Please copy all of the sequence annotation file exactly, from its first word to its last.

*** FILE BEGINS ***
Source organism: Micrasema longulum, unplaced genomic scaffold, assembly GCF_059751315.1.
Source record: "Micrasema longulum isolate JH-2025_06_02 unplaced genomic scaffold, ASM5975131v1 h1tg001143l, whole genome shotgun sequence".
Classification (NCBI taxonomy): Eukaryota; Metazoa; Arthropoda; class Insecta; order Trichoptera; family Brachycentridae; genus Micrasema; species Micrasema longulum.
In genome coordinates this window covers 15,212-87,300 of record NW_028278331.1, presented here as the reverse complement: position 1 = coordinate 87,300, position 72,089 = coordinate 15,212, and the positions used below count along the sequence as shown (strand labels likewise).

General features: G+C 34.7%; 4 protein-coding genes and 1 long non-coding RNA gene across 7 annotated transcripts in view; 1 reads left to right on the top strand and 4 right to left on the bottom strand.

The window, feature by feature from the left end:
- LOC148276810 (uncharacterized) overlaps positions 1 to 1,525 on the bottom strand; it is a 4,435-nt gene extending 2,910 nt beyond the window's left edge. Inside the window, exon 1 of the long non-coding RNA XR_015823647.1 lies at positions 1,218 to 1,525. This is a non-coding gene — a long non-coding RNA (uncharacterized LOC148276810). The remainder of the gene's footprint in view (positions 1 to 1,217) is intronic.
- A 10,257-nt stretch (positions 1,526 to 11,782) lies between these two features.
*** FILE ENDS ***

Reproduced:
Source organism: Micrasema longulum, unplaced genomic scaffold, assembly GCF_059751315.1.
Source record: "Micrasema longulum isolate JH-2025_06_02 unplaced genomic scaffold, ASM5975131v1 h1tg001143l, whole genome shotgun sequence".
Classification (NCBI taxonomy): Eukaryota; Metazoa; Arthropoda; class Insecta; order Trichoptera; family Brachycentridae; genus Micrasema; species Micrasema longulum.
In genome coordinates this window covers 15,212-87,300 of record NW_028278331.1, presented here as the reverse complement: position 1 = coordinate 87,300, position 72,089 = coordinate 15,212, and the positions used below count along the sequence as shown (strand labels likewise).

General features: G+C 34.7%; 4 protein-coding genes and 1 long non-coding RNA gene across 7 annotated transcripts in view; 1 reads left to right on the top strand and 4 right to left on the bottom strand.

The window, feature by feature from the left end:
- LOC148276810 (uncharacterized) overlaps positions 1 to 1,525 on the bottom strand; it is a 4,435-nt gene extending 2,910 nt beyond the window's left edge. Inside the window, exon 1 of the long non-coding RNA XR_015823647.1 lies at positions 1,218 to 1,525. This is a non-coding gene — a long non-coding RNA (uncharacterized LOC148276810). The remainder of the gene's footprint in view (positions 1 to 1,217) is intronic.
- A 10,257-nt stretch (positions 1,526 to 11,782) lies between these two features.